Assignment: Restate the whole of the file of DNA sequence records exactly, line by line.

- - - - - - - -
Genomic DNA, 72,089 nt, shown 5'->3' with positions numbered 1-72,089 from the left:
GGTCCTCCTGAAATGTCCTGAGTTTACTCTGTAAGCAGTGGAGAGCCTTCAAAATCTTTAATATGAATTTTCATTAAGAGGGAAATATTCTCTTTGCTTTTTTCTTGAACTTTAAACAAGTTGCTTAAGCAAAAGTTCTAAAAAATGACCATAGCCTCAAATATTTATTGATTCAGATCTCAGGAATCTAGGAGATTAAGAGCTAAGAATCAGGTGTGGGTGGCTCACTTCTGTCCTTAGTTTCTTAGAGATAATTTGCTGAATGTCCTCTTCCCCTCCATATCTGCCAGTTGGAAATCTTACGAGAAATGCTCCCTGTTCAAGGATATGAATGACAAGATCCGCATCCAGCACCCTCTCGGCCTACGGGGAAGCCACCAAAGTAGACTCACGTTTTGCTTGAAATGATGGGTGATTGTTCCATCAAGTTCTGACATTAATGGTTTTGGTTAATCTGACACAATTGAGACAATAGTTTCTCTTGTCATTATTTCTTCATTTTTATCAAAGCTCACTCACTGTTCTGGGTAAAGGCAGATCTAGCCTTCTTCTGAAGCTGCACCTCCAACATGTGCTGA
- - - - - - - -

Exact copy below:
Genomic DNA, 72,089 nt, shown 5'->3' with positions numbered 1-72,089 from the left:
GGTCCTCCTGAAATGTCCTGAGTTTACTCTGTAAGCAGTGGAGAGCCTTCAAAATCTTTAATATGAATTTTCATTAAGAGGGAAATATTCTCTTTGCTTTTTTCTTGAACTTTAAACAAGTTGCTTAAGCAAAAGTTCTAAAAAATGACCATAGCCTCAAATATTTATTGATTCAGATCTCAGGAATCTAGGAGATTAAGAGCTAAGAATCAGGTGTGGGTGGCTCACTTCTGTCCTTAGTTTCTTAGAGATAATTTGCTGAATGTCCTCTTCCCCTCCATATCTGCCAGTTGGAAATCTTACGAGAAATGCTCCCTGTTCAAGGATATGAATGACAAGATCCGCATCCAGCACCCTCTCGGCCTACGGGGAAGCCACCAAAGTAGACTCACGTTTTGCTTGAAATGATGGGTGATTGTTCCATCAAGTTCTGACATTAATGGTTTTGGTTAATCTGACACAATTGAGACAATAGTTTCTCTTGTCATTATTTCTTCATTTTTATCAAAGCTCACTCACTGTTCTGGGTAAAGGCAGATCTAGCCTTCTTCTGAAGCTGCACCTCCAACATGTGCTGA